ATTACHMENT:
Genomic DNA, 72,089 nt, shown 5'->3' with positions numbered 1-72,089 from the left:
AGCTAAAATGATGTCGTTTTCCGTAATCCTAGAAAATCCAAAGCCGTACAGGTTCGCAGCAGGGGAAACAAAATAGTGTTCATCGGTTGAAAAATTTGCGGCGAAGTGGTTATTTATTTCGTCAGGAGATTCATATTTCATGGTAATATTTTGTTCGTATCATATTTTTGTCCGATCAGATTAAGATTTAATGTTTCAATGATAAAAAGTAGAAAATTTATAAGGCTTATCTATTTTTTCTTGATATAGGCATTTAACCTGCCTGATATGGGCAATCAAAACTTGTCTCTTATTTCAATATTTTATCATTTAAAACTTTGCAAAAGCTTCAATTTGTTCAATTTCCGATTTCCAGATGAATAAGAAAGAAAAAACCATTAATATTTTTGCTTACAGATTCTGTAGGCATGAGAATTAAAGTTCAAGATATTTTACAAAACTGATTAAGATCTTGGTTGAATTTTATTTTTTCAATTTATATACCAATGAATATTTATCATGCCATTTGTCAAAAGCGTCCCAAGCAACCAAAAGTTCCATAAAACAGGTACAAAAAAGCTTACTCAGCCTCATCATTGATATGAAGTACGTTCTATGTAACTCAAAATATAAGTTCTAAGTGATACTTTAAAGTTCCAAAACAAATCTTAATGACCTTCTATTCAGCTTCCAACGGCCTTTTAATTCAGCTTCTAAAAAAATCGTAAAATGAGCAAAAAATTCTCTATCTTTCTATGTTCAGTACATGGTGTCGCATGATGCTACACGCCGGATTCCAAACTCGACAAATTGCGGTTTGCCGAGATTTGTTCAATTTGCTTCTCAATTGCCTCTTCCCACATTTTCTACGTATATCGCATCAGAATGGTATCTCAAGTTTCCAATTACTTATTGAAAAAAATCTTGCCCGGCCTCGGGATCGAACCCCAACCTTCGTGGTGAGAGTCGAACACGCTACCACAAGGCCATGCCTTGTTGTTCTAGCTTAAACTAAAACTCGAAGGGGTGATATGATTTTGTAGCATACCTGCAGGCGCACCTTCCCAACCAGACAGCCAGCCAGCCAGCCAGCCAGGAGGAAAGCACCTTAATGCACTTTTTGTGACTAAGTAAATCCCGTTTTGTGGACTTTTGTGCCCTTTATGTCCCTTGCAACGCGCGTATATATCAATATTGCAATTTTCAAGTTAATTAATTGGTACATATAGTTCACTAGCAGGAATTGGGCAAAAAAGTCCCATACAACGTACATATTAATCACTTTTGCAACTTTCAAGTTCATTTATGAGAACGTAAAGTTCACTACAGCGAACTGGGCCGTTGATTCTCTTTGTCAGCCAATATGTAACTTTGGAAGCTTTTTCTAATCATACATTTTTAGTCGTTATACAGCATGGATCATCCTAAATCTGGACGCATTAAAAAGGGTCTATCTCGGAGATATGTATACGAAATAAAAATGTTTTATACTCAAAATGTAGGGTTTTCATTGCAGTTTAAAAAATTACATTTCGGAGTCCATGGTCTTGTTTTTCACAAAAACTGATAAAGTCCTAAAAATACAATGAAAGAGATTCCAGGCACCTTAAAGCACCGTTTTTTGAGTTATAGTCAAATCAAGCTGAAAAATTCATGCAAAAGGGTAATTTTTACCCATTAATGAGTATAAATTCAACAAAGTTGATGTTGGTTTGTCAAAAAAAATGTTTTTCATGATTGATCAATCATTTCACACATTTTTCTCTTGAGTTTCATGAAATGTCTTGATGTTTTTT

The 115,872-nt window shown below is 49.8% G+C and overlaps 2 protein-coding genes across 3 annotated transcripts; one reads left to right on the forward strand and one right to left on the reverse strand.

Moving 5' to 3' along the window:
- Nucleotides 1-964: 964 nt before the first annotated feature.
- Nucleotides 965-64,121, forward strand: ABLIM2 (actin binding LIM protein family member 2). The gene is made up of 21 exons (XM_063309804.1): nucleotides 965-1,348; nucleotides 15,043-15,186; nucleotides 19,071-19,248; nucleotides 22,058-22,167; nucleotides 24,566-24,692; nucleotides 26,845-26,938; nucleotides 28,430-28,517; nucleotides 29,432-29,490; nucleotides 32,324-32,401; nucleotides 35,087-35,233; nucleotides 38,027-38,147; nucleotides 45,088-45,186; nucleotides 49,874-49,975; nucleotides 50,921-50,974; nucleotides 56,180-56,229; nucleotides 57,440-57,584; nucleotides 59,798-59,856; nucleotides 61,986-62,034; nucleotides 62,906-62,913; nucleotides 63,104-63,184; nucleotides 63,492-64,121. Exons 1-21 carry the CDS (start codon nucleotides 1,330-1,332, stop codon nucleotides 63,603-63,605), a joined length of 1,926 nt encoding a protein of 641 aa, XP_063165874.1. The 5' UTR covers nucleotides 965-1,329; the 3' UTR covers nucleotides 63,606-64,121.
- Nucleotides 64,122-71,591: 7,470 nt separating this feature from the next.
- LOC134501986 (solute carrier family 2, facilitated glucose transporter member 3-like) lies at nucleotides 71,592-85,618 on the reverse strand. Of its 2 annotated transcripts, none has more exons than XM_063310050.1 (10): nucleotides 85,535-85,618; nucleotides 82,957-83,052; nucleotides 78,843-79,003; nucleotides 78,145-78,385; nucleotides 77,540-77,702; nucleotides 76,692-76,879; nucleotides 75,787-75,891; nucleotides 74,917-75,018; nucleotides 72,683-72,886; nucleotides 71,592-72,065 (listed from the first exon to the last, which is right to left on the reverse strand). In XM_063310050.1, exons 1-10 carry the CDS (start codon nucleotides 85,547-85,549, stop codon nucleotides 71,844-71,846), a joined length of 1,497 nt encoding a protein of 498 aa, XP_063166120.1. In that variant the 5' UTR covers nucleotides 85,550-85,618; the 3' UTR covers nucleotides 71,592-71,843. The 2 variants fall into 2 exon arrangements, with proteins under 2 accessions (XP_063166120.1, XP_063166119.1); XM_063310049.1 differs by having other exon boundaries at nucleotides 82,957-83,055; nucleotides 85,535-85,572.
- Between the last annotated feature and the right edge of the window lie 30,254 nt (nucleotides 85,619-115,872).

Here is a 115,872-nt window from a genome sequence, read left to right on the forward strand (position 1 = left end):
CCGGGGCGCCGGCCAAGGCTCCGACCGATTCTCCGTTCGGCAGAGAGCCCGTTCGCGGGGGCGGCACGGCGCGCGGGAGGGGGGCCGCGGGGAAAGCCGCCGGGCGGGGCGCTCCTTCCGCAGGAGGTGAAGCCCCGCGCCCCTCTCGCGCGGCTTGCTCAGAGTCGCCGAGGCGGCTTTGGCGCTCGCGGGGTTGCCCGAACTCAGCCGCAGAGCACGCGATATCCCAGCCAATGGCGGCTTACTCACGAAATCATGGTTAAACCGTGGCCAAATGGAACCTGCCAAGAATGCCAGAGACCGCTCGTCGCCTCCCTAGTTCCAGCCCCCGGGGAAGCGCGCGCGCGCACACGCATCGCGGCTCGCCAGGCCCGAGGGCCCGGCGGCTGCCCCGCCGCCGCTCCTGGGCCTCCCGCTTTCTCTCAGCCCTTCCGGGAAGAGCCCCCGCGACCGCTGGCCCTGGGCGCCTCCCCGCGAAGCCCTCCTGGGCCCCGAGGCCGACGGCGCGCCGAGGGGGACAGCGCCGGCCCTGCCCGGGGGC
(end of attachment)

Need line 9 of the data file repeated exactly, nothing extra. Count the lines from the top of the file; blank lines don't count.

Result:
- Between the last annotated feature and the right edge of the window lie 30,254 nt (nucleotides 85,619-115,872).